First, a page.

Why Starting to Discover TikTok is the Key to Hillary 2016

I never like guarantees that web-based efficacy is a losing strategy. No, I don’t mean Marvel’s web-slinging hero, I mean laments that the Internet will fade away, with history.

I altered my Twitter profile yesterday, something I complete four times each year, quarterly.  My new bio jokes that I am a social media advocate, which isn’t funny in of itself but reflects the fact that I am a fan of Twitter, so it’s nice, I feel, to express such.

Sure there is real-life social media advocacy.  With each open door to the millions who are on social, I accept that being on social is a fundamental bravo. I have faith in it.

Photographer:
WDnet Studio

I am part of my father’s business.  It isn’t modern showcasing.  We have a Facebook page with a few dozen individuals, a couple of who I sporadically communicate with.  You can find Maple Lawn Cemetery on Facebook here: http://bitly.ws/7xKe

As luck would have it, my mom sent me an email this week with a connection to TikTok, which my sister and her significant other had got on.  I hadn’ t known the two of them were using TikTok.  My sister and her husband live in England, and the companionship I have of her is generally restricted to letters by email, which is decent; yet I figured she would like it that I pursued her on TikTok.

I began to find TikTok.

I do worry about privacy, which everybody should worry about, but it was clear from the first few videos I enjoyed that a new door had opened.  Could you call it the grassroots of the Internet?  I don’t know that is an exact description, yet that is the sort of impression I got from my first experiences with the app.

Remember Hillary 2016, when Cambridge Analytica was implicated in shady election returns in the race for the US Presidency?  Facebook accounts affected by Cambridge Analytica, the firm entrusted with concocting a system to influence US voters, were accused of enacting a naughty political plan.  When this came to light, it was a gigantic scandal.

Both a hit to the public impression of Facebook’s reliability and the validity of Donald Trump’s administration, I wonder today what was going on with TikTok four years ago.  It jumped out at me to check it out.

Photographer:
Travel Coffee Book

The initial release of TikTok, I read, was in September 2016.  TikTok is the Chinese application that was the most downloaded in the US, in October 2018, Wikipedia presently says.  Interested users downloaded TikTok more than 104 million times on Apple’s App store during the full first 50% of 2018, as indicated by information given to CNBC by Sensor Tower, situated in San Francisco.

TikTok outperformed Facebook, YouTube, and Instagram to turn into the world’s most downloaded iOS application for that timespan. Live-streaming was no longer the biggest thing going.  “The biggest trend in Chinese social media is dying, and another has already taken its place,” CNBC said.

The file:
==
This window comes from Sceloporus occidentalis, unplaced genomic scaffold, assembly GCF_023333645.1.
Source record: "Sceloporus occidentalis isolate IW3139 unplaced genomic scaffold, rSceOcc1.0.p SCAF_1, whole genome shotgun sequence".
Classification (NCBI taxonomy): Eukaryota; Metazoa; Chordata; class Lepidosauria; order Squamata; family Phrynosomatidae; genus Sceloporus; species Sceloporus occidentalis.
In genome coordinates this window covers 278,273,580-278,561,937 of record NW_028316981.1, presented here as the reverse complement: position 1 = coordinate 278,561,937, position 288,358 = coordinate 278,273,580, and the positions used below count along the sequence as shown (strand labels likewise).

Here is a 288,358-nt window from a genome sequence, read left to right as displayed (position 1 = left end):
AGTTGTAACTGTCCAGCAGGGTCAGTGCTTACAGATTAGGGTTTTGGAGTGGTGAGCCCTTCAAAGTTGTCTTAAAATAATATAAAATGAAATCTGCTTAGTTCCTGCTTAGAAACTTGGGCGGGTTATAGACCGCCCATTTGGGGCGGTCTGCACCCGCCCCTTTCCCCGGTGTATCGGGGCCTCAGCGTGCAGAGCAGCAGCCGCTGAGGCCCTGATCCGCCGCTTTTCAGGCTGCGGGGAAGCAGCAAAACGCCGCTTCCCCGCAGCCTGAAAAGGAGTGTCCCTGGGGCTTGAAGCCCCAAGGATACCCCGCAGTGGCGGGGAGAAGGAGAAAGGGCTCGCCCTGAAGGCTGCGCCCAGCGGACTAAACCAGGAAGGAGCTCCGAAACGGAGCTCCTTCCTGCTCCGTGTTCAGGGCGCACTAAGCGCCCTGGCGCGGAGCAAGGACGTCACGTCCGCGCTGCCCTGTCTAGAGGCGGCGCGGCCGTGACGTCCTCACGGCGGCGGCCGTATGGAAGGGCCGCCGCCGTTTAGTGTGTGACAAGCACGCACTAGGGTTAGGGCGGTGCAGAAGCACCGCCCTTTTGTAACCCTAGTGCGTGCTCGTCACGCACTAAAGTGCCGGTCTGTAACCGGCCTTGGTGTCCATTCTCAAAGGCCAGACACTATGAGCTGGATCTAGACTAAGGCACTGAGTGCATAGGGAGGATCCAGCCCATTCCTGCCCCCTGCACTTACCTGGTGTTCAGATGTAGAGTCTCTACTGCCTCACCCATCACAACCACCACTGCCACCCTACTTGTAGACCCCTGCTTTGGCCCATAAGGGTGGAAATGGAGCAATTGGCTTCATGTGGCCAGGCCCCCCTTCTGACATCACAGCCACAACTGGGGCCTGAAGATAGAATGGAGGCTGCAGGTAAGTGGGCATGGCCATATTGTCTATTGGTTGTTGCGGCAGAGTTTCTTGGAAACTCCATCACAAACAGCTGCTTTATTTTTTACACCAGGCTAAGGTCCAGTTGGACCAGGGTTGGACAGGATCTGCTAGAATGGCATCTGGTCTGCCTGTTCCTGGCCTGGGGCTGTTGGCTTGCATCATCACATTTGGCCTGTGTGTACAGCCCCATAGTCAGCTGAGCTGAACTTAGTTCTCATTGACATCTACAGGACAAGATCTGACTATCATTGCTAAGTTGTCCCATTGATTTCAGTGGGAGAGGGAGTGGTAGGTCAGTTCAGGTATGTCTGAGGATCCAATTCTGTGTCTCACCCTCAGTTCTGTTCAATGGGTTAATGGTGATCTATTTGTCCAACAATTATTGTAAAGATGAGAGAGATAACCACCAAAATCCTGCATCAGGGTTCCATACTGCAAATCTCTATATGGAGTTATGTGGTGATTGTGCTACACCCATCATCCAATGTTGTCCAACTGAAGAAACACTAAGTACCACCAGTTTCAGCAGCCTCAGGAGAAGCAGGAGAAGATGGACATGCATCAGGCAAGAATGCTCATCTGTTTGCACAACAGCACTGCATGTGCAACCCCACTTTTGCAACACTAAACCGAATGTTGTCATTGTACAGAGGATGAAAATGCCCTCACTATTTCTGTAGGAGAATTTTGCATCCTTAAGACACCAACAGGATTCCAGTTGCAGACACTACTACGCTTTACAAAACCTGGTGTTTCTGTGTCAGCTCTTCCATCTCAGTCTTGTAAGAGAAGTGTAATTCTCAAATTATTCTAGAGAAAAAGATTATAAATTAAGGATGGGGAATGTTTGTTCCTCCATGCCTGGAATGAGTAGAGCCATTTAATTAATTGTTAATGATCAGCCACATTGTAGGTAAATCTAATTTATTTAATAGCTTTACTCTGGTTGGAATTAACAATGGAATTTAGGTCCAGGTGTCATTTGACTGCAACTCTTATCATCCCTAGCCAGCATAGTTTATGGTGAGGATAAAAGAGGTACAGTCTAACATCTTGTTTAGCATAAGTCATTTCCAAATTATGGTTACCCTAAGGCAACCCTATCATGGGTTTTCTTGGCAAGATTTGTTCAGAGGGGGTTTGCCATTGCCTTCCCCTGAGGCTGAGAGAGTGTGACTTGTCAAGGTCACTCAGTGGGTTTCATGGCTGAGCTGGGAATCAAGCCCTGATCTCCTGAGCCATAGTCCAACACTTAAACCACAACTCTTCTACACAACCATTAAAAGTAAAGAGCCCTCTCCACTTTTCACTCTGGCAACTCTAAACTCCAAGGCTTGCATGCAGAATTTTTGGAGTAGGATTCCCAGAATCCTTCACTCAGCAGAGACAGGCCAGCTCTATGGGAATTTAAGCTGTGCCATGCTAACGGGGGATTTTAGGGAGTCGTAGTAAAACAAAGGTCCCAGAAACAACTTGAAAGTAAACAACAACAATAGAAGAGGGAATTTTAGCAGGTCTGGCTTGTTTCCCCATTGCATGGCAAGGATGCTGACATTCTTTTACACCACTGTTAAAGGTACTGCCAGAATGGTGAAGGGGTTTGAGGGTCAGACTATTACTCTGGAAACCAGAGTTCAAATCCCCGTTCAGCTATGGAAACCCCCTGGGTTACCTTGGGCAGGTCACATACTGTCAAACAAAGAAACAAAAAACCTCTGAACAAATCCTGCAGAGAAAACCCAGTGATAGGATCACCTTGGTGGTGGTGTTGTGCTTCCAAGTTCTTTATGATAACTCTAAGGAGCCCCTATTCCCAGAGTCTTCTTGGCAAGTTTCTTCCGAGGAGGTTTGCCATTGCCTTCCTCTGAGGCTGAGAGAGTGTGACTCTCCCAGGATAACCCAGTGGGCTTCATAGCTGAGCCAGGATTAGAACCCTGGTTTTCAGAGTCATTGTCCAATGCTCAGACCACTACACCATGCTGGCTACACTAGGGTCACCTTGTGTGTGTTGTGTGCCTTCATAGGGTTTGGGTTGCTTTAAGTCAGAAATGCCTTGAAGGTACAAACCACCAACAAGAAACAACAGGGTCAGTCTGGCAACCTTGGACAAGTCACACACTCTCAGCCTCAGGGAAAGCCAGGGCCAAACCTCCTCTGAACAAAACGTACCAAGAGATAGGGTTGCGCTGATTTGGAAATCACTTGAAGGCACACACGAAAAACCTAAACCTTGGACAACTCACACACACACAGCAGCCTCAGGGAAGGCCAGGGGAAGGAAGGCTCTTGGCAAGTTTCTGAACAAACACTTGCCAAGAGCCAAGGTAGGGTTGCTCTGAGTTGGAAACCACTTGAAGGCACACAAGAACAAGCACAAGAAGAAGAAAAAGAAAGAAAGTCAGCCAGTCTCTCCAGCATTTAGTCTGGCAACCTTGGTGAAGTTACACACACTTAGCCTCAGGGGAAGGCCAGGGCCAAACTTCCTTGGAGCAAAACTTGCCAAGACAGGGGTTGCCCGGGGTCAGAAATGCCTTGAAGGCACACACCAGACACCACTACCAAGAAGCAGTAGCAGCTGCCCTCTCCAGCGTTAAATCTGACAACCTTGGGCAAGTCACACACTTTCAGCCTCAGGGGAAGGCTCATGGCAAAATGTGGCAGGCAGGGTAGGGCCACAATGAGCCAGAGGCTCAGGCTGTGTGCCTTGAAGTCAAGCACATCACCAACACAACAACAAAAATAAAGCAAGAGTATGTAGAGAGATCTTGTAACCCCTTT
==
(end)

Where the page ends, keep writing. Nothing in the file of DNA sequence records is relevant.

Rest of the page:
TikTok surpassed Facebook, YouTube and Instagram to become the world’s most downloaded iOS app for that time, Sensor Tower data indicated.

The Internet in China is broadly edited, and because there is such an enormous number of TikTok users, it’s undeniable that there’s a question of whether calculated external pressures are contributing to control at TikTok.  At the point when you take a gander at the truth that the Cambridge Analytica embarrassment started to require that web-based media be inspected and controlled, it makes sense that TIkTok could by and by be under a similar kind or increasingly unavoidable restriction, superficially so that there aren’t similar issues to what happened at Facebook in 2016.

It’s clear that while on the surface TikTok is home to countless videos, it wouldn’t be shocking if governments unrooted censorship issues.  I think it would be awful if problems similar to the Cambridge Analytica meddling repeated on TikTok or anywhere else, with such nefarious difficulties leading to the regulation of social media everywhere.  We’ve already had the proposal of Article 13 in the EU beginning to promise severe limitations on the use of memes in social media, like on YouTube.

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I am sure you know what a meme is, a kind of visual remix on the Internet, where one signifier is translated under a magnifying glass to mean something new and different.  Like Inspector Clouseau’s cartoon caricature in the introduction to many of the Pink Panther films, Peter Sellers chasing that elusive cat.  While Article 13 isn’t making strident progress, if a scenario occurred where social media became more and more censored, it would be the beginning of the end to countless promising opportunities.

We could make it the norm to pursue goals of unity and brotherhood, while enjoying economic success, a possibility for the same good fortune had social media never taken shape, as on platforms Myspace and Friendster, with a more level playing field.  If the decade ahead sees social media get dead and buried, that’s some of the best opportunities on the Internet falling by the wayside.

I don’t care for control.  TikTok has altered my impression of Internet video beginning with a couple of them shot by my sister and her better half.  I thought I would write about it as I can see a change in my habits beginning now that I am seeing for myself what TikTok is like.